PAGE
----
Nationwide’s latest House Price Index (released this morning) has revealed that the average UK house price has increased by a modest 0.2% in October.
Jamie Johnson, CEO of FJP Investment said: “Today’s house price index demonstrates that despite Brexit uncertainty, demand for real estate remains. Yes, the rate of house price growth has slowed down, but the fact that prices are rising at a time when the government is amidst a political crisis should not be overlooked. The question now is whether this upturn is a sign of things to come.
“The property market faces some challenging months ahead, made more complicated by the fact that Brexit has been delayed until 31st January 2020. Yet despite the uncertainty, it is important to remember the bigger picture. Whilst it is natural in times of uncertainty for property prices to fluctuate, bricks and mortar has remained, for the most part, resilient. Figures from the Office of National Statistics, for instance, show that the average UK house price has risen from £214,000 in June 2016, to £228,000 in January 2019 – impressive growth for any asset.
“The property market has weathered many storms before, including the global financial crisis, snap general elections and high-profile political resignations, and there is no reason to believe this won’t be the case in the months leading up to Brexit.”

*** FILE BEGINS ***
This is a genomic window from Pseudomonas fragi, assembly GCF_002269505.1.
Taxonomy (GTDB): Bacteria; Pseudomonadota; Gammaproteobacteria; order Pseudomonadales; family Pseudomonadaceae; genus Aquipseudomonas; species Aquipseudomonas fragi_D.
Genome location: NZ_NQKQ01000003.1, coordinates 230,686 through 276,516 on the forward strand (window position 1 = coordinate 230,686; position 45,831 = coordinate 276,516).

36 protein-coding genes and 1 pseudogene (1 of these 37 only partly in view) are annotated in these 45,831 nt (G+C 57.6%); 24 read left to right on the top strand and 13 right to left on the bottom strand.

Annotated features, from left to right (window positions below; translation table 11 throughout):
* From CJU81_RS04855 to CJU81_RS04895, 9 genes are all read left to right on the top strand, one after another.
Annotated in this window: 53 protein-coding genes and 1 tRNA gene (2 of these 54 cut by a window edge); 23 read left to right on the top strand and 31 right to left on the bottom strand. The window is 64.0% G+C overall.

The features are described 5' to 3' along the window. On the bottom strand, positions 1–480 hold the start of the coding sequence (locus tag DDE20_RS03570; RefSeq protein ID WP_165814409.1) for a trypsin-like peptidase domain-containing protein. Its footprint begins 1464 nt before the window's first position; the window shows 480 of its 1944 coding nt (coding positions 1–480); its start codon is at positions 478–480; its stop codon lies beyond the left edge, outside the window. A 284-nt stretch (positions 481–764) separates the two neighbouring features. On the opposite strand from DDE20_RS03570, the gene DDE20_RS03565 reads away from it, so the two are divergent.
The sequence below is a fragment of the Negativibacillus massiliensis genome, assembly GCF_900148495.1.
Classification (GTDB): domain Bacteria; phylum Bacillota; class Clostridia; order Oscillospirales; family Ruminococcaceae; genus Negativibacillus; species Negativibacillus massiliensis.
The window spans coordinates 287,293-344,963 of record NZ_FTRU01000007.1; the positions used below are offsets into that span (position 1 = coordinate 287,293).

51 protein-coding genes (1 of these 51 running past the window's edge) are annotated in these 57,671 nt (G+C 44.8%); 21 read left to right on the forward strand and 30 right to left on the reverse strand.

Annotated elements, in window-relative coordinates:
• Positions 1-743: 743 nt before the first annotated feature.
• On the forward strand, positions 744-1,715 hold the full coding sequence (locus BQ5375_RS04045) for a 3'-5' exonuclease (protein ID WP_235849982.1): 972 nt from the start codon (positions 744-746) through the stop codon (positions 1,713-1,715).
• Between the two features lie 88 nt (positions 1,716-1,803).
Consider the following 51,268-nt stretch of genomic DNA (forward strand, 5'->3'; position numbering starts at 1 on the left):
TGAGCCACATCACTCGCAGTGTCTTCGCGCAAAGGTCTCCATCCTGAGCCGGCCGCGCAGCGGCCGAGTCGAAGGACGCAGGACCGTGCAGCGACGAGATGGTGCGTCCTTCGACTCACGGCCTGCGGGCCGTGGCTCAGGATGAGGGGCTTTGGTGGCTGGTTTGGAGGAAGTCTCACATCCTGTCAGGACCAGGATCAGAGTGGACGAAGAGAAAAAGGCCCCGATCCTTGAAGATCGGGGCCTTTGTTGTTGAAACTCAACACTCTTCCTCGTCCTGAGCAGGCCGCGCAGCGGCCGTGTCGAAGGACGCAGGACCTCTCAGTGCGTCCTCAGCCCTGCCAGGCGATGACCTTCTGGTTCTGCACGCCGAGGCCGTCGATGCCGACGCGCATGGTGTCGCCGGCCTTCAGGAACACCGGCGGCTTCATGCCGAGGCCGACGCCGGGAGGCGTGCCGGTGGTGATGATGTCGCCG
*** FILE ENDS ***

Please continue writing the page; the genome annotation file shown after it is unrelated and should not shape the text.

Paresh Raja, CEO of Market Financial Solutions added: “House price growth remains at a low 0.2%, and this will have many property commentators worried.
“We shouldn’t let these monthly figures distract us from the bigger picture. In real terms, house prices have risen since the EU referendum vote, which is an impressive feat given the performance of other assets that have struggled as a consequence of Brexit uncertainty.
“And let’s not forget that for the majority of October, the UK was assuming that Brexit would be happening at the end of the month. Yes, this has now been delayed, but these latest figures nonetheless show that even when Brexit looked to be a mere few weeks away, house prices were not drastically fluctuating.
Buyers and sellers are no doubt suffering from Brexit-fatigue, and this marginal increase/decrease will no doubt be replicated over the coming months as we wait for Brexit to be resolved. Once certainty returns to the market, I’d expect to see a boost in transactions as buyers and sellers are able to effectively plan for the future without Brexit uncertainty hanging over them.”